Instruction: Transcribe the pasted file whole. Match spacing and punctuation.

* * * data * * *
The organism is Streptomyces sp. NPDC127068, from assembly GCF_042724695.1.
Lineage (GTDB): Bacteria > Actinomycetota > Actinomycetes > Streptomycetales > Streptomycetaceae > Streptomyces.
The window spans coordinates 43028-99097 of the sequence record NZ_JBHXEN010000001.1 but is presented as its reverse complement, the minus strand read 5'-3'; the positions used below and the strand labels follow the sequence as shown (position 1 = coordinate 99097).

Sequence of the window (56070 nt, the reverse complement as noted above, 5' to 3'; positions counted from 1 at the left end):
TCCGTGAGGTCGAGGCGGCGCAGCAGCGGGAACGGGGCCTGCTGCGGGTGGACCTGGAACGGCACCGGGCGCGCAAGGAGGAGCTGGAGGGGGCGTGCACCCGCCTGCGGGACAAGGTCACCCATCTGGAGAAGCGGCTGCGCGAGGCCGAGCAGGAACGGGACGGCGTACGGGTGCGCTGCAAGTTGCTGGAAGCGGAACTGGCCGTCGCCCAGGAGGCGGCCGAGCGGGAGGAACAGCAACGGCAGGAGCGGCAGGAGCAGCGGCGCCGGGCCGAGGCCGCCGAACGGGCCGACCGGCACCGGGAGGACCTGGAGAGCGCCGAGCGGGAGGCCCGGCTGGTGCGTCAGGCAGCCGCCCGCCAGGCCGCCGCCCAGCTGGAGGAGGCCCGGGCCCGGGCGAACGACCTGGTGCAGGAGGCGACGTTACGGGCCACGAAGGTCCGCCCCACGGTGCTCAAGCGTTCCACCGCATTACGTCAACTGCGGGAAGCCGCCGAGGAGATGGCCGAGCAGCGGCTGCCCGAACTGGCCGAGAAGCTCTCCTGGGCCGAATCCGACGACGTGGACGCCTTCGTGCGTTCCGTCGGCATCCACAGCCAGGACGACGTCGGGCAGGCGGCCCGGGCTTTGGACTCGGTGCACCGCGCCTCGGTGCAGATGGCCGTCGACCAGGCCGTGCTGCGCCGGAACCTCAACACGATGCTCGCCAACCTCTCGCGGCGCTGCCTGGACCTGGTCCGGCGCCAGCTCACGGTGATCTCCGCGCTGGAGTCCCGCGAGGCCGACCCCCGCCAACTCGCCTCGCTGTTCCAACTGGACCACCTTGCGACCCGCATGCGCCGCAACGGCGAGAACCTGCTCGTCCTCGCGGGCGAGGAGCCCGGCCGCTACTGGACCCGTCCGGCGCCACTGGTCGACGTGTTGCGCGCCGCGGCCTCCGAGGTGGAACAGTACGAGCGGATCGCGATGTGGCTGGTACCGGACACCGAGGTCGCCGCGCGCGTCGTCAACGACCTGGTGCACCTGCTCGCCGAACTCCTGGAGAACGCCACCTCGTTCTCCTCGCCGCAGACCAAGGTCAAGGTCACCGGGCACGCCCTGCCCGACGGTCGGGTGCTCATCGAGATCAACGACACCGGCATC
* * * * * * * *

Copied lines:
The organism is Streptomyces sp. NPDC127068, from assembly GCF_042724695.1.
Lineage (GTDB): Bacteria > Actinomycetota > Actinomycetes > Streptomycetales > Streptomycetaceae > Streptomyces.
The window spans coordinates 43028-99097 of the sequence record NZ_JBHXEN010000001.1 but is presented as its reverse complement, the minus strand read 5'-3'; the positions used below and the strand labels follow the sequence as shown (position 1 = coordinate 99097).

Sequence of the window (56070 nt, the reverse complement as noted above, 5' to 3'; positions counted from 1 at the left end):
TCCGTGAGGTCGAGGCGGCGCAGCAGCGGGAACGGGGCCTGCTGCGGGTGGACCTGGAACGGCACCGGGCGCGCAAGGAGGAGCTGGAGGGGGCGTGCACCCGCCTGCGGGACAAGGTCACCCATCTGGAGAAGCGGCTGCGCGAGGCCGAGCAGGAACGGGACGGCGTACGGGTGCGCTGCAAGTTGCTGGAAGCGGAACTGGCCGTCGCCCAGGAGGCGGCCGAGCGGGAGGAACAGCAACGGCAGGAGCGGCAGGAGCAGCGGCGCCGGGCCGAGGCCGCCGAACGGGCCGACCGGCACCGGGAGGACCTGGAGAGCGCCGAGCGGGAGGCCCGGCTGGTGCGTCAGGCAGCCGCCCGCCAGGCCGCCGCCCAGCTGGAGGAGGCCCGGGCCCGGGCGAACGACCTGGTGCAGGAGGCGACGTTACGGGCCACGAAGGTCCGCCCCACGGTGCTCAAGCGTTCCACCGCATTACGTCAACTGCGGGAAGCCGCCGAGGAGATGGCCGAGCAGCGGCTGCCCGAACTGGCCGAGAAGCTCTCCTGGGCCGAATCCGACGACGTGGACGCCTTCGTGCGTTCCGTCGGCATCCACAGCCAGGACGACGTCGGGCAGGCGGCCCGGGCTTTGGACTCGGTGCACCGCGCCTCGGTGCAGATGGCCGTCGACCAGGCCGTGCTGCGCCGGAACCTCAACACGATGCTCGCCAACCTCTCGCGGCGCTGCCTGGACCTGGTCCGGCGCCAGCTCACGGTGATCTCCGCGCTGGAGTCCCGCGAGGCCGACCCCCGCCAACTCGCCTCGCTGTTCCAACTGGACCACCTTGCGACCCGCATGCGCCGCAACGGCGAGAACCTGCTCGTCCTCGCGGGCGAGGAGCCCGGCCGCTACTGGACCCGTCCGGCGCCACTGGTCGACGTGTTGCGCGCCGCGGCCTCCGAGGTGGAACAGTACGAGCGGATCGCGATGTGGCTGGTACCGGACACCGAGGTCGCCGCGCGCGTCGTCAACGACCTGGTGCACCTGCTCGCCGAACTCCTGGAGAACGCCACCTCGTTCTCCTCGCCGCAGACCAAGGTCAAGGTCACCGGGCACGCCCTGCCCGACGGTCGGGTGCTCATCGAGATCAACGACACCGGCATC